Living in these divided times, I found myself struggling with the words of Jesus in our Gospel reading for Sunday (Luke 12:49-53): “Do you think that I have come to establish peace on the earth? No, I tell you, but rather division.”
Personally, I feel called to help bring people together, not push them apart. Is Jesus really asking me and all of us to promote the divisions that exist between peoples? In light of what we read in the Gospels; I would say the answer is no.
What I do believe Jesus is saying is that His message is not to be diluted for the sake of “not rocking the boat,” or “not stirring things up.” He encountered opposition from almost the very beginning of His public ministry. Much like the prophet Jeremiah (See our first reading: Jeremiah 38:4-6, 8-10), there were people, mostly people in power, who didn’t like what He had to say, and eventually these people plotted to kill Him, just as their ancestors looked to do with Jeremiah. Jesus did not come to establish comfortability or complacency or “peace” with what is.
For many early Christians, their decision to follow Jesus not only put their lives in danger, but put them in conflict with members of their own families, as Jesus says when He talks about fathers against sons and mothers against daughters, etc.
To follow Jesus is to take a stand, which can lead to conflict and the cross. But when we look at how Jesus dealt with and related to the Samaritan woman at the well, or the Syro-Phoenician woman begging for help for her daughter, or the synagogue official, or the Roman centurion with the servant who was ill, we can see that Jesus was not looking for us to be so divided that we lose sight of the humanity or the sacredness, in God’s eyes, of the “other.” That is what I fear our divisions have brought us to: questioning even the humanity of the “other.” It is this kind of mentality that has led to slavery and injustice and human trafficking and attempts at genocide. We are not called to promote this kind of division, no matter how righteous we think we are.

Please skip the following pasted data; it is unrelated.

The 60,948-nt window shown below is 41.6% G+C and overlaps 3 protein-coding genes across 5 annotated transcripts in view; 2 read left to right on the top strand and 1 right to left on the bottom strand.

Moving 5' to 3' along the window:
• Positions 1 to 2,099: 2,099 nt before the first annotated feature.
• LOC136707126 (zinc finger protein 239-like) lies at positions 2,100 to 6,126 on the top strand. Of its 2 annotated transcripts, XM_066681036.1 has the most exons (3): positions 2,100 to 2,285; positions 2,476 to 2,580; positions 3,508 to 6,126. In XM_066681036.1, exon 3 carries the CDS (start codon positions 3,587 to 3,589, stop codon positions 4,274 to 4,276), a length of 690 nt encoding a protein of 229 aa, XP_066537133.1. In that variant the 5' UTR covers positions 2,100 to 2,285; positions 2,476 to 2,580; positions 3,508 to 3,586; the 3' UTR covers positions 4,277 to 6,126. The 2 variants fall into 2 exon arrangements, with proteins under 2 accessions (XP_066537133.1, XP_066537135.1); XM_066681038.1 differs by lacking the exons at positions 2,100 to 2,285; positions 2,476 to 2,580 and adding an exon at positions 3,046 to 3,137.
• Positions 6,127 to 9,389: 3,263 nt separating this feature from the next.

Instead, as it says in our second reading from Hebrews (12:1-4): “let us rid ourselves of every burden and sin that clings to us [Doesn’t prejudice and violence seem to cling to us?] and persevere in running the race that lies before us while keeping our eyes fixed on Jesus, the leader and perfecter of faith. For the sake of the joy that lay before him he endured the cross, despising its shame, and has taken his seat at the right of the throne of God.” I suppose that the “joy that lay before him” refers to the Resurrection. But I also wonder if that joy has to do with our salvation. He endured the cross for the sake of the joy of saving us all, not just some.
Jesus says, “I have come to set the earth on fire, and how I wish it were already blazing!” May we be set on fire for love of the world, even love for those we consider “other.”
Fr. Phil Paxton, C.P., is the local superior of the Passionist Community in Birmingham, Alabama.